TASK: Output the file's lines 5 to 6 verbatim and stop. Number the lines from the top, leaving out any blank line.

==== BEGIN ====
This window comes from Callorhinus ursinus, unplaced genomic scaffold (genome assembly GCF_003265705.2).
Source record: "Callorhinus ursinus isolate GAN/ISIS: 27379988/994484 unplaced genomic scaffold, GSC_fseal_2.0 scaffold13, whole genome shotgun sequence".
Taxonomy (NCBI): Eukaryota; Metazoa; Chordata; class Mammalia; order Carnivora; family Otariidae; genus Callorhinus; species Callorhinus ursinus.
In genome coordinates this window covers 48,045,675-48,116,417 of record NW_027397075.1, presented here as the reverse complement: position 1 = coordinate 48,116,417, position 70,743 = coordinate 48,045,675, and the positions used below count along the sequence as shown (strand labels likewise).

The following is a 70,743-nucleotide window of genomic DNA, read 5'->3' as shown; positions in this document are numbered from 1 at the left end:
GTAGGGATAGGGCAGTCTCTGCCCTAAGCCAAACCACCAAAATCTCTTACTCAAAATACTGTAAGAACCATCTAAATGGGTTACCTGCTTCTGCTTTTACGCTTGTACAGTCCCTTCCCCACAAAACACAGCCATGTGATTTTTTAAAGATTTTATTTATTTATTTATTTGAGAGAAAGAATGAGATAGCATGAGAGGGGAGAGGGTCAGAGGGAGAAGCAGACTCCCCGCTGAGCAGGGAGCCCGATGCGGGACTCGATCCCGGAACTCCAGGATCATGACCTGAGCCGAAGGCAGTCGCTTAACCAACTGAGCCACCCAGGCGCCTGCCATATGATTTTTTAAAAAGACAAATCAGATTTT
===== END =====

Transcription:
The following is a 70,743-nucleotide window of genomic DNA, read 5'->3' as shown; positions in this document are numbered from 1 at the left end:
GTAGGGATAGGGCAGTCTCTGCCCTAAGCCAAACCACCAAAATCTCTTACTCAAAATACTGTAAGAACCATCTAAATGGGTTACCTGCTTCTGCTTTTACGCTTGTACAGTCCCTTCCCCACAAAACACAGCCATGTGATTTTTTAAAGATTTTATTTATTTATTTATTTGAGAGAAAGAATGAGATAGCATGAGAGGGGAGAGGGTCAGAGGGAGAAGCAGACTCCCCGCTGAGCAGGGAGCCCGATGCGGGACTCGATCCCGGAACTCCAGGATCATGACCTGAGCCGAAGGCAGTCGCTTAACCAACTGAGCCACCCAGGCGCCTGCCATATGATTTTTTAAAAAGACAAATCAGATTTT